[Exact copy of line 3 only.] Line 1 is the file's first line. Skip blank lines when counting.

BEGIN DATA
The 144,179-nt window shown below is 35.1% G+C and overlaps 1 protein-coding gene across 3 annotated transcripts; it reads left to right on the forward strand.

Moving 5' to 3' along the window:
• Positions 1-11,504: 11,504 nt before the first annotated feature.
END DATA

• Positions 1-11,504: 11,504 nt before the first annotated feature.